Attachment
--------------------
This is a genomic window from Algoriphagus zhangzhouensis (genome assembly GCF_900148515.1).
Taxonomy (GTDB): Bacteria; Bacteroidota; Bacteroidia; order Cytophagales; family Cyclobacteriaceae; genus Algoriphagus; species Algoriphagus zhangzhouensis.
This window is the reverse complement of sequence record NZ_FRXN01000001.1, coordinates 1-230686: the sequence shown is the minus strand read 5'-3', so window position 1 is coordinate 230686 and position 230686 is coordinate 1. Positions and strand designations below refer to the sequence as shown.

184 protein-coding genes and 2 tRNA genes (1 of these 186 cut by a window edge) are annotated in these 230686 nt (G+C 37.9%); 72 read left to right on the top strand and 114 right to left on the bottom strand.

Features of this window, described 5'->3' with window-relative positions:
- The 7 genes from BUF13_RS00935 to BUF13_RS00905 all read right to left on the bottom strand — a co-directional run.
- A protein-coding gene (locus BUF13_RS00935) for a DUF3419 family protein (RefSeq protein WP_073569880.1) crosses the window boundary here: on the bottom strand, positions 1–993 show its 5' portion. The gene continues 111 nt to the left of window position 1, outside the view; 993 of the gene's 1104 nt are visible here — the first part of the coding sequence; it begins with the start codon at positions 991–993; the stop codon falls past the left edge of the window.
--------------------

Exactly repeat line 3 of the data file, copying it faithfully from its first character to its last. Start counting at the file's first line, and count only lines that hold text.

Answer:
This window is the reverse complement of sequence record NZ_FRXN01000001.1, coordinates 1-230686: the sequence shown is the minus strand read 5'-3', so window position 1 is coordinate 230686 and position 230686 is coordinate 1. Positions and strand designations below refer to the sequence as shown.